Note: 32-bit posit is expected to be sufficient to solve almost all classes of applications[citation needed].

### Quire

For each positn type of precision ${\textstyle n}$, the standard defines a corresponding "quire" type quiren of precision ${\textstyle 16\times n}$, used to accumulate exact sums of products of those posits without rounding or overflow in dot products for vectors of up to 231 or more elements (the exact limit is ${\displaystyle 2^{23+4n}}$). The quire format is a two's complement signed integer, interpreted as a multiple of units of magnitude ${\displaystyle 2^{16-8n}}$ except for the special value with a leading sign bit of 1 and all other bits equal to 0 (which represents NaR). Quires are based on the work of Ulrich W. Kulisch and Willard L. Miranker.[16]

## Valid

Valids are described as a Type III Unum mode that bounds results in a given range.[3]

## Implementations

Several software and hardware solutions implement posits.[14][17][18][19][20] The first complete parameterized posit arithmetic hardware generator was proposed in 2018.[21]

Unum implementations have been explored in Julia[22][23][24][25][26][27] and MATLAB.[28][29] A C++ version[30] with support for any posit sizes combined with any number of exponent bits is available. A fast implementation in C, SoftPosit,[31] provided by the NGA research team based on Berkeley SoftFloat adds to the available software implementations.

Project

author

Type Precisions Quire

Support?

Speed Testing Notes
GP-GPU

VividSparks

World's first FPGA GPGPU 32 Yes ~3.2 Tpops Exhaustive. No known bugs. RacEr GP-GPU has 512 cores
SoftPosit

A*STAR

C library based on Berkeley SoftFloat

C++ wrapper to override operators Python wrapper using SWIG of SoftPosit

8, 16, 32 published and complete; Yes ~60 to 110 Mpops/s on x86 core (Broadwell) 8: Exhaustive;

16: Exhaustive except FMA, quire 32: Exhaustive test is still in progress. No known bugs.

Open source license. Fastest and most comprehensive C library for posits presently. Designed for plug-in comparison of IEEE floats and posits.
posit4.nb

A*STAR

Mathematica notebook All Yes < 80 kpops/s Exhaustive for low precisions. No known bugs. Open source (MIT license). Original definition and prototype. Most complete environment for comparing IEEE floats and posits. Many examples of use, including linear solvers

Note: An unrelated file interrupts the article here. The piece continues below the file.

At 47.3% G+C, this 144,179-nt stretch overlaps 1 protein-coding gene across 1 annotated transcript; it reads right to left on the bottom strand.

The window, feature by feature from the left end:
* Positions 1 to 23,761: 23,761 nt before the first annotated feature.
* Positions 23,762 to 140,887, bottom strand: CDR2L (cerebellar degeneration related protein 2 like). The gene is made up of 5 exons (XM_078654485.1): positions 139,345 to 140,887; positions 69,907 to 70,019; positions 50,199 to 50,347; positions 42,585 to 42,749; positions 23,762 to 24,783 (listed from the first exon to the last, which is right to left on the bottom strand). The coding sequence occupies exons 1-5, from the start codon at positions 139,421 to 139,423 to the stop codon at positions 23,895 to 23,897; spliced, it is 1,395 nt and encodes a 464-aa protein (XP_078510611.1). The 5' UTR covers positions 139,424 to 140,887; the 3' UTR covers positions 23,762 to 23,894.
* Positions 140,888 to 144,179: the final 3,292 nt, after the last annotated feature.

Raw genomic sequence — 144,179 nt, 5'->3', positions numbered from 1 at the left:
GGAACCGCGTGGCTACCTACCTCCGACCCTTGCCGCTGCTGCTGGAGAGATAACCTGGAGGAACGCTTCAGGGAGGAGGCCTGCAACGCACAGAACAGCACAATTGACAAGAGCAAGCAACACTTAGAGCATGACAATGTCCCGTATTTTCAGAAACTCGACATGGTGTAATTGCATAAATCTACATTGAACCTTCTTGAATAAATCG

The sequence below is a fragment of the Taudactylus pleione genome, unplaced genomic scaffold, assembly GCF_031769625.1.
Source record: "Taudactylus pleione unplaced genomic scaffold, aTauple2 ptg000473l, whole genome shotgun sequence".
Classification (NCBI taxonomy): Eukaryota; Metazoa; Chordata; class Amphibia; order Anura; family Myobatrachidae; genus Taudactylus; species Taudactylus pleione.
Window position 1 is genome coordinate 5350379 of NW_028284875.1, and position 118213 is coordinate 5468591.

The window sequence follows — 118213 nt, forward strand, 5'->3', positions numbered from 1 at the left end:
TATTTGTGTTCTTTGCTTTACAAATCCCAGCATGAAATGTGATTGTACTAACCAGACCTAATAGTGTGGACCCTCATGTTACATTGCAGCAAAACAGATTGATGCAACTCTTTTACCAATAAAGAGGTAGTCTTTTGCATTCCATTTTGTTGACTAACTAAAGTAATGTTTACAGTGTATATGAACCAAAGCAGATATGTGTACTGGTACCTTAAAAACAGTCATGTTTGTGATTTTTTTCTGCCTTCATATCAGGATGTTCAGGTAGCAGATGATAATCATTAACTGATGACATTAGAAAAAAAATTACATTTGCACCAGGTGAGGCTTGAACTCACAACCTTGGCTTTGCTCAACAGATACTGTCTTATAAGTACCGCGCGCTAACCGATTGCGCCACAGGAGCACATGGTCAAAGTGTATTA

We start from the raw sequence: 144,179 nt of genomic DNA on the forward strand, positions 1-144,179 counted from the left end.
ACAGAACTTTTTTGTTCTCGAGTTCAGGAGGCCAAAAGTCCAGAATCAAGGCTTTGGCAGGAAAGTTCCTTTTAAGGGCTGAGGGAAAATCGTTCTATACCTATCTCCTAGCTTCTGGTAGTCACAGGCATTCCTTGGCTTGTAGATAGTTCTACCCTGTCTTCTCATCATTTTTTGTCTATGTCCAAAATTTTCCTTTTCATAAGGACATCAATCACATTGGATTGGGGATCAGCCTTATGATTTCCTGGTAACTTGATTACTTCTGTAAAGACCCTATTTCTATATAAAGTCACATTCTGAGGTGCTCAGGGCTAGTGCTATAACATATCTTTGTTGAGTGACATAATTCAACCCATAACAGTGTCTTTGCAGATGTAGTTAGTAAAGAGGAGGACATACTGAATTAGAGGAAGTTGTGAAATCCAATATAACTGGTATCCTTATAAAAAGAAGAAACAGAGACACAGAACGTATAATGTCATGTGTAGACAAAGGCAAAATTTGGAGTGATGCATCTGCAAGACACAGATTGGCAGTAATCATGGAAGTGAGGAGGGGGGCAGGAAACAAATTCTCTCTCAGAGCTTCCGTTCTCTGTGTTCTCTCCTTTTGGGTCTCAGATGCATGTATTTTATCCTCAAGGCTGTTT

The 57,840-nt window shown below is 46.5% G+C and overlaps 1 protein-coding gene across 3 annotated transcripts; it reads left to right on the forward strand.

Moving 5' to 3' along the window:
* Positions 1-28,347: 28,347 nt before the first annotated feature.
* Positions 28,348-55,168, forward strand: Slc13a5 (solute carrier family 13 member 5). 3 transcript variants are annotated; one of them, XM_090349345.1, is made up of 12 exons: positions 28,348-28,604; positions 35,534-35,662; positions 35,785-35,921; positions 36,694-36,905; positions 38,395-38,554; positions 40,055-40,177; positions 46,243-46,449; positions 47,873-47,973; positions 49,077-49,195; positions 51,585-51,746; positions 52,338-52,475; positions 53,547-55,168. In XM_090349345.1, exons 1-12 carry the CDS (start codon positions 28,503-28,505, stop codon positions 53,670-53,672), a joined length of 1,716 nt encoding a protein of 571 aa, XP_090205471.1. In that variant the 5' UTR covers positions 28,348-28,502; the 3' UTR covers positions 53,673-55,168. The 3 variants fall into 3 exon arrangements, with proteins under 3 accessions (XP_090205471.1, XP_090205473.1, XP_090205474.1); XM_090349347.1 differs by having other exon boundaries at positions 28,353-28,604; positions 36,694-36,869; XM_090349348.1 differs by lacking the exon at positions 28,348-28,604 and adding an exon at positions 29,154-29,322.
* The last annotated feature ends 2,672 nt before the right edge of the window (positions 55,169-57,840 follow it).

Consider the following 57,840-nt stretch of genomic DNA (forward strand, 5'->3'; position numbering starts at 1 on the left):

posit-javascript

A*STAR

JavaScript widget Convert decimal to posit 6, 8, 16, 32; generate tables 2–17 with es 1–4. N/A N/A;
interactive widget
Fully tested Table generator and conversion
Universal

Stillwater Supercomputing, Inc

C++ template library

C library Python wrapper Golang library

Arbitrary precision posit float valid (p)

Unum type 1 (p) Unum type 2 (p)

Arbitrary quire configurations with programmable capacity posit<4,0> 1 GPOPS

posit<8,0> 130 MPOPS posit<16,1> 115 MPOPS posit<32,2> 105 MPOPS posit<64,3> 50 MPOPS posit<128,4> 1 MPOPS posit<256,5> 800 kPOPS

Complete validation suite for arbitrary posits

Randoms for large posit configs. Uses induction to prove nbits+1 is correct no known bugs

Open source. MIT license.

Fully integrated with C/C++ types and automatic conversions. Supports full C++ math library (native and conversion to/from IEEE). Runtime integrations: MTL4/MTL5, Eigen, Trilinos, HPR-BLAS. Application integrations: G+SMO, FDBB, FEniCS, ODEintV2, TVM.ai. Hardware accelerator integration (Xilinx, Intel, Achronix).

Speedgo

Chung Shin Yee

Python library All No ~20 Mpops/s Extensive; no known bugs Open source (MIT license)
softposit-rkt

David Thien

SoftPosit bindings for Racket All Yes Un­known Un­known
sfpy

Bill Zorn

SoftPosit bindings for Python All Yes ~20–45 Mpops/s on 4.9 GHz Skylake core Un­known
positsoctave

Diego Coelho

Octave implementation All No Un­known Limited Testing; no known bugs GNU GPL
Sigmoid Numbers

Isaac Yonemoto

Julia library All <32, all ES Yes Un­known No known bugs (posits).

Division bugs (valids)

Leverages Julia's templated mathematics standard library, can natively do matrix and tensor operations, complex numbers, FFT, DiffEQ. Support for valids
FastSigmoid

Isaac Yonemoto

Julia and C/C++ library 8, 16, 32, all ES No Un­known Known bug in 32-bit multiplication Used by LLNL in shock studies
SoftPosit.jl

Milan Klöwer

Julia library Based on softposit;

8-bit (es=0..2) 16-bit (es=0..2) 24-bit (es=1..2) 32-bit (es=2)

Yes Similar to

A*STAR "SoftPosit" (Cerlane Leong)

Yes:

Posit (8,0), Posit (16,1), Posit (32,2) Other formats lack full functionality

Open source. Issues and suggestions on GitHub.

This project was developed due to the fact that SigmoidNumbers and FastSigmoid by Isaac Yonemoto is not maintained currently.

Supports basic linear algebra functions in Julia (Matrix multiplication, Matrix solve, Elgen decomposition, etc.)

PySigmoid

Ken Mercado

Python library All Yes < 20 Mpops/s Un­known Open source (MIT license). Easy-to-use interface. Neural net example. Comprehensive functions support.
cppPosit

Federico Rossi, Emanuele Ruffaldi